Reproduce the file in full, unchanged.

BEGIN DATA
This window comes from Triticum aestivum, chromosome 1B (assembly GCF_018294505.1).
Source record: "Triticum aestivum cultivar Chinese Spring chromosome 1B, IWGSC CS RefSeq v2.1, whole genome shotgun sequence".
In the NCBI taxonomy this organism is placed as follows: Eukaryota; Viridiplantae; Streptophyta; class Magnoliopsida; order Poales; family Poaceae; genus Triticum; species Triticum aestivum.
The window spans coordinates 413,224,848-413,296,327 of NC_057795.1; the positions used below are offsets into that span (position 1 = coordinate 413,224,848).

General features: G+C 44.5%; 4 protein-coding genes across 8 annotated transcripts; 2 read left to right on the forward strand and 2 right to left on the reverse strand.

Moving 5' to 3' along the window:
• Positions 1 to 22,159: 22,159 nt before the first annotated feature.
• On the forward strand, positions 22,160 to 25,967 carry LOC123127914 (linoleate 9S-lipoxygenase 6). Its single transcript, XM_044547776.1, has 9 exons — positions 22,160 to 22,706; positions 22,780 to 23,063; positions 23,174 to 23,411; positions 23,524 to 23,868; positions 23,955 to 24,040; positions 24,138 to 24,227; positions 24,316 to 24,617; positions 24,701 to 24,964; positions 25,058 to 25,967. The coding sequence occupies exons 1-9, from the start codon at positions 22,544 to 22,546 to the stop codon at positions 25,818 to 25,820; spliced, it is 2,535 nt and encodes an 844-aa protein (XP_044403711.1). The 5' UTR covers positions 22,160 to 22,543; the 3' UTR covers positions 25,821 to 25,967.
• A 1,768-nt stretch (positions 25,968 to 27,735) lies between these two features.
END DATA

This window comes from Triticum aestivum, chromosome 1B (assembly GCF_018294505.1).
Source record: "Triticum aestivum cultivar Chinese Spring chromosome 1B, IWGSC CS RefSeq v2.1, whole genome shotgun sequence".
In the NCBI taxonomy this organism is placed as follows: Eukaryota; Viridiplantae; Streptophyta; class Magnoliopsida; order Poales; family Poaceae; genus Triticum; species Triticum aestivum.
The window spans coordinates 413,224,848-413,296,327 of NC_057795.1; the positions used below are offsets into that span (position 1 = coordinate 413,224,848).

General features: G+C 44.5%; 4 protein-coding genes across 8 annotated transcripts; 2 read left to right on the forward strand and 2 right to left on the reverse strand.

Moving 5' to 3' along the window:
• Positions 1 to 22,159: 22,159 nt before the first annotated feature.
• On the forward strand, positions 22,160 to 25,967 carry LOC123127914 (linoleate 9S-lipoxygenase 6). Its single transcript, XM_044547776.1, has 9 exons — positions 22,160 to 22,706; positions 22,780 to 23,063; positions 23,174 to 23,411; positions 23,524 to 23,868; positions 23,955 to 24,040; positions 24,138 to 24,227; positions 24,316 to 24,617; positions 24,701 to 24,964; positions 25,058 to 25,967. The coding sequence occupies exons 1-9, from the start codon at positions 22,544 to 22,546 to the stop codon at positions 25,818 to 25,820; spliced, it is 2,535 nt and encodes an 844-aa protein (XP_044403711.1). The 5' UTR covers positions 22,160 to 22,543; the 3' UTR covers positions 25,821 to 25,967.
• A 1,768-nt stretch (positions 25,968 to 27,735) lies between these two features.